Jing-Jin-Ji, as the region is called, is meant to help the area catch up to China’s more prosperous economic belts: the Yangtze River Delta around Shanghai and Nanjing in central China, and the Pearl River Delta around Guangzhou and Shenzhen in southern China. But the new supercity is intended to be different in scope and conception. It would be spread over 82,000 square miles, about the size of Kansas, and hold a population larger than a third of the United States. And unlike metro areas that have grown up organically, Jing-Jin-Ji would be a very deliberate creation. Its centerpiece: a huge expansion of high-speed rail to bring the major cities within an hour’s commute of each other.
High-speed rail has a central role in this grand plan, 
Chinese planners used to follow a rule of thumb they learned from the West: All parts of an urban area should be within 60 miles of each other, or the average amount of highway that can be covered in an hour of driving. Beyond that, people cannot effectively commute. High-speed rail, Professor Zhang said, has changed that equation. Chinese trains now easily hit 150 to 185 miles an hour, allowing the urban area to expand. A new line between Beijing and Tianjin cut travel times from three hours to 37 minutes. That train has become so crowded that a second track is being laid. Now, high-speed rail is moving toward smaller cities. One line is opening this year between Beijing and Tangshan. Another is linking Beijing with Zhangjiakou, turning the mountain city into a recreational center for the new urban area... “Speed replaces distance,” Professor Zhang said. “It has radically expanded the scope of what an economic area can be.”
It is no surprise that the two central pillars of this strategy are relocating existing activity clusters (like the administrative center to the Beijing suburb of Tongzhou, and over 1200 polluting businesses outside city centers) to spread growth to newer areas and using high-speed rail to connect population centers within the large region. Both these are logistical interventions, in which Beijing has already demonstrated excellence. And with everything the Chinese do, the sheer scale is staggering. Amidst the recent gloom surrounding China, this may represent a reasonably sound potential economic opportunity for sustaining the country's investment driven growth model. 

Monday, July 20, 2015

Secular stagnation and prospects for a new growth compact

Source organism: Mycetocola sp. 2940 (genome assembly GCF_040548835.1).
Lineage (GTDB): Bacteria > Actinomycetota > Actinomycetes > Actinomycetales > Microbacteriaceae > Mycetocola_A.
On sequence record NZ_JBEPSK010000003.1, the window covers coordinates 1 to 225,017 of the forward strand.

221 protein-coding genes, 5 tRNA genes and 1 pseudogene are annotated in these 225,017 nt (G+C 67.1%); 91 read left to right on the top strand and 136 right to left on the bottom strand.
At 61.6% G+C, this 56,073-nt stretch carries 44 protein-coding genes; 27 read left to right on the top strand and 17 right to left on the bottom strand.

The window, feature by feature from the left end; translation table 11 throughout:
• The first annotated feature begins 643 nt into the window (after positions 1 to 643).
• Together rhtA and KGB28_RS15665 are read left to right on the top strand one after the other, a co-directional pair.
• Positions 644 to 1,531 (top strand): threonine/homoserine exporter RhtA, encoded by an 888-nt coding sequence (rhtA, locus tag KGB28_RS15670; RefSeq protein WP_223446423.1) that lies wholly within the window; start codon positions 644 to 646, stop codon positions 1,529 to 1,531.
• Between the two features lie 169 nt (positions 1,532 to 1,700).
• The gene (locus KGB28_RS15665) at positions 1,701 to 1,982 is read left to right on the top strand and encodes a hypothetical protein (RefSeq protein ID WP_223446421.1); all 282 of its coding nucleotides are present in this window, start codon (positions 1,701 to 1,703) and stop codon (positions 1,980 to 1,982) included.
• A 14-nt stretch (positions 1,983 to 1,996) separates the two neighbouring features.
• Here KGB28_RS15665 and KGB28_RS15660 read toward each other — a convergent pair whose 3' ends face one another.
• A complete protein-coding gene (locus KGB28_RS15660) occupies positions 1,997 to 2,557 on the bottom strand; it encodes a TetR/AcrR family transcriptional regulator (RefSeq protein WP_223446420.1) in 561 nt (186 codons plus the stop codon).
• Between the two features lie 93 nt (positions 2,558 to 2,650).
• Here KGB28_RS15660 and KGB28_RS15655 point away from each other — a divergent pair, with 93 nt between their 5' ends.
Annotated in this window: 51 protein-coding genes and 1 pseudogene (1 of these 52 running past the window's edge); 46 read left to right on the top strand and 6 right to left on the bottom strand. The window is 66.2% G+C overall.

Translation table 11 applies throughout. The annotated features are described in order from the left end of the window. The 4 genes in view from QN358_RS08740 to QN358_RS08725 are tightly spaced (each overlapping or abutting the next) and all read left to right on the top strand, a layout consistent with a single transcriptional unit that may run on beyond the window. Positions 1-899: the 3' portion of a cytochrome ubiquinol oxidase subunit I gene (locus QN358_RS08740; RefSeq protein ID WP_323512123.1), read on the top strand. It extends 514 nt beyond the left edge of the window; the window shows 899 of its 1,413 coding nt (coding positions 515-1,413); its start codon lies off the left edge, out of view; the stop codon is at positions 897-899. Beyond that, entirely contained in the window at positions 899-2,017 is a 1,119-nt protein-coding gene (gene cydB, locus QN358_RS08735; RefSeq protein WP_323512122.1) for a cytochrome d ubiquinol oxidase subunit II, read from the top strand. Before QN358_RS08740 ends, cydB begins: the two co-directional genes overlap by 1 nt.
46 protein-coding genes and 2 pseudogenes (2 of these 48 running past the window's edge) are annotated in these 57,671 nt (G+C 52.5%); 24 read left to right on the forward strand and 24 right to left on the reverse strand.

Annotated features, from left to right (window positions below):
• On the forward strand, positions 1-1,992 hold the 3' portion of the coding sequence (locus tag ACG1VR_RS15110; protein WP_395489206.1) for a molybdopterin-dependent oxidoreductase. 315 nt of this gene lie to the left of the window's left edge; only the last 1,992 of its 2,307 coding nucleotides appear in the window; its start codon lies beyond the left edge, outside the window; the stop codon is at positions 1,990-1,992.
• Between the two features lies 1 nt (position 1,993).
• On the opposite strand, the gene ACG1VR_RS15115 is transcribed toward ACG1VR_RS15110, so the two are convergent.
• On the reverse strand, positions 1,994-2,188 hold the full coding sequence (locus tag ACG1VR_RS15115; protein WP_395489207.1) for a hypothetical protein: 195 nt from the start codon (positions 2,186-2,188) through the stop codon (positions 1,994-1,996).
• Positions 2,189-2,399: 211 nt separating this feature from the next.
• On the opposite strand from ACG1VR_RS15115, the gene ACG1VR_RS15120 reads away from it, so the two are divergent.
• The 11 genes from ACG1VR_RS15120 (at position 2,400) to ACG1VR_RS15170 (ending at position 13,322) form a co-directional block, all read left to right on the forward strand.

Overcoming secular stagnation (SS) is arguably one of the biggest challenge facing developed economies. The phrase, first propounded by Alvin Hansen in the context of the Great Depression and revived in 2013 by former US Treasury Secretary Lawrence Summers to describe the present times, essentially means “chronic excess of savings over investment” which serves to keep real interest rates low for a prolonged period.

It has been construed that these countries may have entered a phase of lower trend economic growth, a new normal, driven by "persistent shortfalls of demand". The most compelling argument in favor of its demand-side origins come from the fact that even a large asset bubble fuelled economic boom in the last decade was not accompanied by inflationary over-heating.

Supporters of SS hypothesis point to multiple reasons for excessive savings - rising share of incomes going to those with "high savings propensities"; increased uncertainty, greater indebtedness, and expectations of lower returns encourage people to save more; and the burgeoning surpluses of emerging economies and oil exporters which find their way to the safety and liquidity of US Treasuries. On the investment side, they point to the substantial reductions in the relative price of capital goods as well as capital intensity, reflected in the declining share of investment goods in the GDP. This is most evocatively captured in Larry Summers’ example of "WhatsApp, worth $19 bn, with 55 people in a big room with Sony, worth $18 bn, and owning lots of factories and office buildings and the like".

Then there is the challenge posed by demographics. Demographic trends affect both investment and savings. A lower population growth reduces potential output, and limits the scope for investments. An aging population means people save more to fund their retirements. A combination of excess savings, amplified by the accumulating surpluses in emerging economies, and limited investment opportunities keeps interest rates low, even negative in real terms.